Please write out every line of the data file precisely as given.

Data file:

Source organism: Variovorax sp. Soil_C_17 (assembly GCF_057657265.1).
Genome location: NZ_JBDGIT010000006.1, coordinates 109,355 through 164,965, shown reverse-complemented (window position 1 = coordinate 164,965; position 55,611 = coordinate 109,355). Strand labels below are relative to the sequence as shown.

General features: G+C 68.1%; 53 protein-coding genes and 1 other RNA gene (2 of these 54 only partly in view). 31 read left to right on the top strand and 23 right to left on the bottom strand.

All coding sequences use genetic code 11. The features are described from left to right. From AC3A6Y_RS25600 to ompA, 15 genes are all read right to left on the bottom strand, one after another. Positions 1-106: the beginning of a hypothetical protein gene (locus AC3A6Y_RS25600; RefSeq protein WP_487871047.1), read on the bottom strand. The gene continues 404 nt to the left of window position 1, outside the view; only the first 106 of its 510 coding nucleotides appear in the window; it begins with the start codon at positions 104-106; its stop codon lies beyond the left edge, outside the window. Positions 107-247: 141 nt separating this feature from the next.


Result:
Source organism: Variovorax sp. Soil_C_17 (assembly GCF_057657265.1).
Genome location: NZ_JBDGIT010000006.1, coordinates 109,355 through 164,965, shown reverse-complemented (window position 1 = coordinate 164,965; position 55,611 = coordinate 109,355). Strand labels below are relative to the sequence as shown.

General features: G+C 68.1%; 53 protein-coding genes and 1 other RNA gene (2 of these 54 only partly in view). 31 read left to right on the top strand and 23 right to left on the bottom strand.

All coding sequences use genetic code 11. The features are described from left to right. From AC3A6Y_RS25600 to ompA, 15 genes are all read right to left on the bottom strand, one after another. Positions 1-106: the beginning of a hypothetical protein gene (locus AC3A6Y_RS25600; RefSeq protein WP_487871047.1), read on the bottom strand. The gene continues 404 nt to the left of window position 1, outside the view; only the first 106 of its 510 coding nucleotides appear in the window; it begins with the start codon at positions 104-106; its stop codon lies beyond the left edge, outside the window. Positions 107-247: 141 nt separating this feature from the next.